Review by-Jarrett Leahy
Ten years after a global-wide economic collapse, lawlessness rules the rugged outback of the Australian wilderness. When a group of desperate outlaws crashes its truck while running from the authorities, they frantically steal the first car available. Unfortunately for them, the car they chose belongs to Eric, a hardened transient with his own nefarious past, who has no desire to give up his last possession without a fight. While attempting to track down his beloved car, Eric happens upon Rey, the severely injured brother of the one of the outlaws who was left behind for dead. Determined, Eric decides to take the badly wounded Rey with him, hoping this naive, simple-minded young man will help lead him to the men he’s after.
A post-apocalyptic drama that some have playfully described as the unofficial prequel to Mad Max, The Rover is the second feature film of Australian writer/director David Michod. Michod’s directorial debut, the dark crime drama Animal Kingdom, was a breakout hit of 2010 (my #8 film of that year) and earned fellow Australian actress Jackie Weaver her first of two Academy Award nominations for Best Supporting Actress (her second coming in Silver Linings Playbook). With The Rover, Michod teamed up with Aussie actor Joel Edgerton (Warrior, The Great Gatsby) to write the story for this foreboding drama about a man’s perilous expedition to hunt down the criminals who wronged him. Unfortunately, for all the film’s ominous atmosphere and menacing bursts of savagery, in the end, Michod’s grim creation comes off as a bit stagnant and anticlimactic.
More than anything, it was the film’s Australian wilderness location that originally drew me to The Rover. Michod and cinematographer Natasha Braier do an admirable job capturing the vast, boundless beauty of the Outback while utilizing its distressing desolation to aid the film’s apprehensiveness. Anthony Partos, the veteran composer who also worked with Michod on Animal Kingdom, helped further the film’s uncomfortable feeling of isolation with a haunting musical score that played up the sinister aspect of this society in shambles. Unfortunately, this climactic atmosphere is all but wasted by an ending I found to be disappointingly innocuous and insipid.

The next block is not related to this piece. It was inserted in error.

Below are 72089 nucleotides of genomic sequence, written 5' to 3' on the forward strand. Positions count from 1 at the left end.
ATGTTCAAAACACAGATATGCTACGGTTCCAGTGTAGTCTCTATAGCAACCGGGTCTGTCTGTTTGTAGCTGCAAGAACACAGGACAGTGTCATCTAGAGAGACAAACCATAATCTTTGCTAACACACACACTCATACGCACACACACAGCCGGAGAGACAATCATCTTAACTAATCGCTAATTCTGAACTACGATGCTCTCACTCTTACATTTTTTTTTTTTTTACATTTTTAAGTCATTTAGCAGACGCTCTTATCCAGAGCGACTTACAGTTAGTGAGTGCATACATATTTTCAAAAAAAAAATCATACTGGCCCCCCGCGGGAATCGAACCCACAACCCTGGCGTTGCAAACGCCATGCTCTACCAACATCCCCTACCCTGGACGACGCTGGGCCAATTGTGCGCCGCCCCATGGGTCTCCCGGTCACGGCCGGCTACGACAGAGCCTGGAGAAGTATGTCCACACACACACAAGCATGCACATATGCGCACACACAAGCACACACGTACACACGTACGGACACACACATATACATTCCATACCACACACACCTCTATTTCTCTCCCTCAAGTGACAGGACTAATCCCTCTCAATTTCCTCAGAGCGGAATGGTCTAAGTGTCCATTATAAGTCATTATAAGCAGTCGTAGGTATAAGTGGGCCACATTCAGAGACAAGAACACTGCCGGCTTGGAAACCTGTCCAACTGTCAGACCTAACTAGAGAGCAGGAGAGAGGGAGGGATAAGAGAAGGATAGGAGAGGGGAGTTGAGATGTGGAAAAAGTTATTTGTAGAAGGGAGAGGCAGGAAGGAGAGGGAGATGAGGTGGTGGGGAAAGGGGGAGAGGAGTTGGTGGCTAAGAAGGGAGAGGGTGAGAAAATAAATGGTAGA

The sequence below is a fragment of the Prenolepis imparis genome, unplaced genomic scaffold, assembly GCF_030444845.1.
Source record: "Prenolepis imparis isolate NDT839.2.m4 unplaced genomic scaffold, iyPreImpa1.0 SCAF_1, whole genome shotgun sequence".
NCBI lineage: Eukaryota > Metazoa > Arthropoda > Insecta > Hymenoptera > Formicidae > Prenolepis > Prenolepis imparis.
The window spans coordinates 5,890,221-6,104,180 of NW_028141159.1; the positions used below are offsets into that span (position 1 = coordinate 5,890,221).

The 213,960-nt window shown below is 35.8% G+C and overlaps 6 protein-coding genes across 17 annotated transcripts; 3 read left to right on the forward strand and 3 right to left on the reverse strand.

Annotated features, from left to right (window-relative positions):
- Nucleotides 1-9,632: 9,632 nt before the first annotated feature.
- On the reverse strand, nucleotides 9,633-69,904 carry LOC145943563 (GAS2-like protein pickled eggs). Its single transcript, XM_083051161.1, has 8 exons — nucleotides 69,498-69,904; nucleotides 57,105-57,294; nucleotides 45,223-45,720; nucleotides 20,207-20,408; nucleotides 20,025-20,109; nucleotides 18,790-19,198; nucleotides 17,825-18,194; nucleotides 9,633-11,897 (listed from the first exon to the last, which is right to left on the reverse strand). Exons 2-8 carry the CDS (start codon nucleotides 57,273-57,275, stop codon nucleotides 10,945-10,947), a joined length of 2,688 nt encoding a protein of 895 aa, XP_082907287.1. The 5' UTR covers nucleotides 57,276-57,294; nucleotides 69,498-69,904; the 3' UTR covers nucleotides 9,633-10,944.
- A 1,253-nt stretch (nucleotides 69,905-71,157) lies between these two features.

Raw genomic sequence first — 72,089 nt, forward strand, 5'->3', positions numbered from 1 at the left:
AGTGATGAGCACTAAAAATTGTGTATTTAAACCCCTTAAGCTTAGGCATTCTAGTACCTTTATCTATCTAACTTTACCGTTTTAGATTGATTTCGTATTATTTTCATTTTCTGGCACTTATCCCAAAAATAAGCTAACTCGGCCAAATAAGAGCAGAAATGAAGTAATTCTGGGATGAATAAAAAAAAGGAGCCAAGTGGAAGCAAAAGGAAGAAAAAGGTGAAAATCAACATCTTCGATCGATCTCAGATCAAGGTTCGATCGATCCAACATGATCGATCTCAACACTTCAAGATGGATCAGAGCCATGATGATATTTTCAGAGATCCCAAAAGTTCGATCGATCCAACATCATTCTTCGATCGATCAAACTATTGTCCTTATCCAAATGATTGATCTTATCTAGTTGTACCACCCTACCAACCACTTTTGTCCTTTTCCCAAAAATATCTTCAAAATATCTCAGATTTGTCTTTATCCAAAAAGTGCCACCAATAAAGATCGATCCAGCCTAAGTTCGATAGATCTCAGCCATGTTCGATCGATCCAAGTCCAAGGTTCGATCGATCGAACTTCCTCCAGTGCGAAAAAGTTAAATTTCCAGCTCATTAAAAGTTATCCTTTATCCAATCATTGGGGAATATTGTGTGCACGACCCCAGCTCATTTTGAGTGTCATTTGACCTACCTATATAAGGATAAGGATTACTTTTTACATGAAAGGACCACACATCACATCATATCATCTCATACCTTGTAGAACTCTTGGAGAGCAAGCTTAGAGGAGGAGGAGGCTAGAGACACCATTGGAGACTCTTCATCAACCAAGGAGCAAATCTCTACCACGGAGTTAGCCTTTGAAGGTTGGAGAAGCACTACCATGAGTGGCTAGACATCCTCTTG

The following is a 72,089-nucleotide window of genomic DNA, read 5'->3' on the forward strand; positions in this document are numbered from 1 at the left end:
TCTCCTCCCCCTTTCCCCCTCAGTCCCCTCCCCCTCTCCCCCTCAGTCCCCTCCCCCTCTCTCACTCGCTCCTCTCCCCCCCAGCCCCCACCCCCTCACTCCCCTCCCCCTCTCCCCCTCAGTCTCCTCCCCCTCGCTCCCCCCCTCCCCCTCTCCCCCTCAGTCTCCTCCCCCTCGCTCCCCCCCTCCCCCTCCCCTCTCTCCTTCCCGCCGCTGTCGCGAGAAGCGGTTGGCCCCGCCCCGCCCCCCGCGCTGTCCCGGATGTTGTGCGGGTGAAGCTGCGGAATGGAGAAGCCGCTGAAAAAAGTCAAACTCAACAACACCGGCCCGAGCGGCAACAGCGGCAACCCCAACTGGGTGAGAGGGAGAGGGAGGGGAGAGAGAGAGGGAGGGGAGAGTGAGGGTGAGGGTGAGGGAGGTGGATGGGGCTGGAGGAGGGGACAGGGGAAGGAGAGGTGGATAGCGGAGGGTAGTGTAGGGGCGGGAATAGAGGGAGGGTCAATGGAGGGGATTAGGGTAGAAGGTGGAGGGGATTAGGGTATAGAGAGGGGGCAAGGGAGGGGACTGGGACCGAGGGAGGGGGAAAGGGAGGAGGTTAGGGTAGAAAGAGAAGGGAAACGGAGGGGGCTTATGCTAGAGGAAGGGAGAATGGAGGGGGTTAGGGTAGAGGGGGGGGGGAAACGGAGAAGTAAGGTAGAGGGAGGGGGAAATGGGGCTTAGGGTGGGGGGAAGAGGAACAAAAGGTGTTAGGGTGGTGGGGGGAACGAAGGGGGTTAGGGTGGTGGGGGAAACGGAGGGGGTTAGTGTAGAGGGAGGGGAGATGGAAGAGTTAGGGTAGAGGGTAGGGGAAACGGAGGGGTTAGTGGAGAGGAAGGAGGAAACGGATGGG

Not all is lost, however, when it comes to The Rover. The film’s lustrous highlight is its lead performer, Guy Pearce. A veteran actor of limitless talents, his nothing-left-to-lose persona is superbly malevolent. Embracing the untamed brutality and malcontent of this misanthropic antihero, Pearce’s Eric is unrelenting in his desire for retribution. Teaming up with Pearce is consummate teen heartthrob Robert Pattinson. Similar to many of Shia LaBeouf’s recent role choices, Pattinson’s overly-unpolished portrayal of Rey screams of a man desperate to shake his unwavering Twilight persona. Delivering an indistinct, out-of-place accent that sounds like an odd combination of East Texas meets Forrest Gump, Pattinson’s performance is…sufficient, yet it still feels grossly underwhelming when compared to his far superior counterpart.
After my immense enjoyment of his first film, I had a moderate anticipation to see what David Michod had in store for us with The Rover. While by no means a failure, Michod’s post-apocalyptic examination of the ugliness of man is a bleak drama that falls flat of its lofty ambitions due in large part to an ending that is disappointingly inadequate in comparison to the events building up to it. Highlighted by Guy Pearce’s ferocious and malice-filled performance, there is enough here, nonetheless, for me to give Michod another chance to wow me with whatever project he chooses to tackle next.-JL